Patrick Moore sits in a dark mahogany booth at the Off the Record bar across from the White House. Clad in a conservative navy blue suit, he blends comfortably with the crowd of lobbyists and politicians—a far cry from his former identity as a scruffy-faced Greenpeace leader battling nuclear power. Now, between sips of pinot grigio, he's offering up dubious factoids: Nuclear waste is safe enough to store in a backyard swimming pool, the areas around the plants are "as clean as nature preserves," and Three Mile Island was a success story because no radiation was emitted. He dismisses anti-nuke arguments as "illogical imaginary fears."
Moore may be the most adamant of the nuclear revival's environmental converts; he pushes his agenda in interviews like this one, in op-eds for papers like the Washington Post and Boston Globe, in presentations from Detroit to South Africa, and in private meetings with D.C. legislators. At the bar, he's so revved that it's hard to get a word in edgewise. It's also hard to take him at face value, given that he's a paid spokesman for the Nuclear Energy Institute (nei), the industry's trade and lobbying powerhouse.
In 2006, aiming to promote a "nuclear renaissance," the nei enlisted public-relations giant Hill & Knowlton, which, back in Atoms for Peace days, commanded Big Tobacco's siege on the science linking smoking to cancer. Hill & Knowlton in turn hired Moore and former Environmental Protection Agency chief Christine Todd Whitman as its public front. On April 24, 2006, two days before the 20th anniversary of the Chernobyl meltdown, it launched the Clean and Safe Energy (casenergy) Coalition to spread the nuclear gospel, with Moore and Whitman at the helm.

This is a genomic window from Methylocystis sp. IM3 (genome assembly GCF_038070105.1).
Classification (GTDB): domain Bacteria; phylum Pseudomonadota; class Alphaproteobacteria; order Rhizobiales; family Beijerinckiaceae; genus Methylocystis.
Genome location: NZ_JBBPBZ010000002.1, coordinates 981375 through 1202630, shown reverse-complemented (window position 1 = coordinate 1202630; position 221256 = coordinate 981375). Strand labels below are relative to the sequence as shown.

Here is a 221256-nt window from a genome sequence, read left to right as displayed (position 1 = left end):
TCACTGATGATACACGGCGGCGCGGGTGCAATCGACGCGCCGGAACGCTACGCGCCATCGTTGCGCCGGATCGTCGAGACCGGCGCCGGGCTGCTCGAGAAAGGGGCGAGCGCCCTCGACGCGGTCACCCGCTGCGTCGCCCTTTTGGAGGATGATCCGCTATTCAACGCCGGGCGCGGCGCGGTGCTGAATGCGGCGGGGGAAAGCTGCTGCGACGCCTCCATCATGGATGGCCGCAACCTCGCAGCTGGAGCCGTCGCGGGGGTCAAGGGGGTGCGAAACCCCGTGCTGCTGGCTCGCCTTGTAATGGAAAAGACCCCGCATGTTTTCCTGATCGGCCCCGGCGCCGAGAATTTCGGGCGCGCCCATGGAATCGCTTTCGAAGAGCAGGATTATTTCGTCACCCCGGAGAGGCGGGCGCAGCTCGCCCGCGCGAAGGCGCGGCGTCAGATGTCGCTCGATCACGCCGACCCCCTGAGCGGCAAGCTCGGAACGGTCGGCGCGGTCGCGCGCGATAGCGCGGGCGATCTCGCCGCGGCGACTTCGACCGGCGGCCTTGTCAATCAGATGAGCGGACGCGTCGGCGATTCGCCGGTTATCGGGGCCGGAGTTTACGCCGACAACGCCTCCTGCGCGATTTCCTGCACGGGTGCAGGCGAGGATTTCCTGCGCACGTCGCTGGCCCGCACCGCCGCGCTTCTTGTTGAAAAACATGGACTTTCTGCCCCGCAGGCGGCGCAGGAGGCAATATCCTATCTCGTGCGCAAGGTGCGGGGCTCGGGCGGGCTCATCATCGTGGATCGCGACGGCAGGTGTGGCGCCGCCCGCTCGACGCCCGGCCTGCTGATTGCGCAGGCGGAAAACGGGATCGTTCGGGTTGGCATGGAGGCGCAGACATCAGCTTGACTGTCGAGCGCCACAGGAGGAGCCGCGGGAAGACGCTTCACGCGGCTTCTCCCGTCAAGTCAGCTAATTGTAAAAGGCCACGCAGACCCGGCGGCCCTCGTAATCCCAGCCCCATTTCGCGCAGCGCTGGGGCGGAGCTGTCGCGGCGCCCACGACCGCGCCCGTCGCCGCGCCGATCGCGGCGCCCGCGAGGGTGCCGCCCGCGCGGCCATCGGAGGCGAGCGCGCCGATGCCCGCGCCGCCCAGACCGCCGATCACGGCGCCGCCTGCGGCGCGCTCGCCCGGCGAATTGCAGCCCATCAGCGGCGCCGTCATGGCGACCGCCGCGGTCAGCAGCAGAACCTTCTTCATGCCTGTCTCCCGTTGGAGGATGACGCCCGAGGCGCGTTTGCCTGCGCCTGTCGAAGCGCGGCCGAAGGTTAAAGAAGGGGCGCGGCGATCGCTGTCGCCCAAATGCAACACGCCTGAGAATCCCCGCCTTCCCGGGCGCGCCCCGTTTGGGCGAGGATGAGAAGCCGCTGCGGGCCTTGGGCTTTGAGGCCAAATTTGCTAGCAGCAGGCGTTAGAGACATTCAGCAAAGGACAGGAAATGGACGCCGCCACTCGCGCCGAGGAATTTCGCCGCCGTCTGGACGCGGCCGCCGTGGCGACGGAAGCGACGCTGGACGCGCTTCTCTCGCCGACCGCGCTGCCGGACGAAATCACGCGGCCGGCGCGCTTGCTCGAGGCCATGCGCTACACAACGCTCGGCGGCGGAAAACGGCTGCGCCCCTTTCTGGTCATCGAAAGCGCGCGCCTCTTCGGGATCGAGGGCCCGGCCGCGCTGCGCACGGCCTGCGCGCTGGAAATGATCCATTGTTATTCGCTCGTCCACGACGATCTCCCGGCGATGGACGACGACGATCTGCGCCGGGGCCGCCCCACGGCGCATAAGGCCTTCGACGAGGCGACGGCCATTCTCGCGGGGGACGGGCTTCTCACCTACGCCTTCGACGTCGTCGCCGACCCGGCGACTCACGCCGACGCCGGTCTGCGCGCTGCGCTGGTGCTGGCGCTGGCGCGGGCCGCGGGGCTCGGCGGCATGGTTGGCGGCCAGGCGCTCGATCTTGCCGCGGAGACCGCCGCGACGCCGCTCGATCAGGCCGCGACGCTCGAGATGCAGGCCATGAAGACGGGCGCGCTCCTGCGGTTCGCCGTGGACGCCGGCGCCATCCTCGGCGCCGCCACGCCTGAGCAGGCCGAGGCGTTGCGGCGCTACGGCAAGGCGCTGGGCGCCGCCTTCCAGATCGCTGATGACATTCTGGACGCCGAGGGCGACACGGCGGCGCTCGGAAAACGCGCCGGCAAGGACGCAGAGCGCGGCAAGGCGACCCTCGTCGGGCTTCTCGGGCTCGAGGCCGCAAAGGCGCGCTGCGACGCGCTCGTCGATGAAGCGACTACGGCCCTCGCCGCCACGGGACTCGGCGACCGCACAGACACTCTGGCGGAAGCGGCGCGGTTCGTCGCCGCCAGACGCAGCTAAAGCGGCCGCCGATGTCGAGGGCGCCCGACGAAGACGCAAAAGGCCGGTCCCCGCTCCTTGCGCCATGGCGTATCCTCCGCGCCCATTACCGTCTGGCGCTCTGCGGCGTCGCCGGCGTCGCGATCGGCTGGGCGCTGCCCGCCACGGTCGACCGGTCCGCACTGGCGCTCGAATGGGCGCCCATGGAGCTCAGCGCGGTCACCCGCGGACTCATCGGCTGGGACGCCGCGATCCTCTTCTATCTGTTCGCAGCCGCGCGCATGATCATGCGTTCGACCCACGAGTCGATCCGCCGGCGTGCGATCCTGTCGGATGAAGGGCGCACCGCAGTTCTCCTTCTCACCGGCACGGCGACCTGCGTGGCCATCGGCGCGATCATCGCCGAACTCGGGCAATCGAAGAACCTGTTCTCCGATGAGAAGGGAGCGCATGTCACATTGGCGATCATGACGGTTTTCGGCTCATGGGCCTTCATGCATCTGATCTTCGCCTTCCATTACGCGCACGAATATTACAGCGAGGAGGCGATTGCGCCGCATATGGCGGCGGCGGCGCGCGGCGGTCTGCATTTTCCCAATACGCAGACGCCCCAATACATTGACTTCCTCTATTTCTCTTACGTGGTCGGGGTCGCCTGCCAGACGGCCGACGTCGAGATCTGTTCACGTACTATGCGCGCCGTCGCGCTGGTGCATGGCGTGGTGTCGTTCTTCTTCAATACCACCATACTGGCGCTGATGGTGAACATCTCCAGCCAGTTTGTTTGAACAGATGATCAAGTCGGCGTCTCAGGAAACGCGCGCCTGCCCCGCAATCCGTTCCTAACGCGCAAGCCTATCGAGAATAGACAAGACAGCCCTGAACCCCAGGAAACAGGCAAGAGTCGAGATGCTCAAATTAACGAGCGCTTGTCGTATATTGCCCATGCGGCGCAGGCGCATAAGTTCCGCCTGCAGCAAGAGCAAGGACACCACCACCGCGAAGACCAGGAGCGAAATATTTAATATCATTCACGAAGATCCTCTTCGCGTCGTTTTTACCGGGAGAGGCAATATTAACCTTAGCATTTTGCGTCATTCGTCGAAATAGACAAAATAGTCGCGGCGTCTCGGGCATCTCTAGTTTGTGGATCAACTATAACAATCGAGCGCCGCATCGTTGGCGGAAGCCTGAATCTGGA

The industry has attempted this sort of thing before. In 1998, the Better Business Bureau censured as false advertising an nei ad campaign promoting nuclear power as environmentally clean. In 2004, the nei hired Potomac Communications Group to ghostwrite op-eds supporting storage of nuclear waste at Nevada's Yucca Mountain. Even Moore in his Greenpeace days warned of "very high-powered public relations organizations" on the industry payroll. "One can no more trust them to tell the truth about nuclear power than about which brand of toothpaste [to buy]," he wrote in 1976.
Moore and Whitman's early reputations—George W. Bush named Whitman his first epa chief as a sort of compromise with the green community—would make them ideal industry boosters were it not for their histories of selling green credibility to corporate pariahs. For 17 years, largely through his consulting firm Greenspirit Strategies, Moore has advocated for logging, mining, chemical, biotech, and plastics industries. His former peers now call him an "eco-Judas."
Whitman left the epa in 2004 and launched her own consulting group, which helps companies such as Chevron, Citgo, and chemical manufacturer fmc "overcome obstacles" in their dealings with government agencies, including the epa. (fmc alone has generated 87 Superfund sites and at least 33 epa enforcement citations.) When employees of New Jersey's environmental protection department were surveyed in 1997, during Whitman's gubernatorial tenure, two-thirds of respondents said business interests had excessive influence over their department's permitting, policy, and enforcement decisions.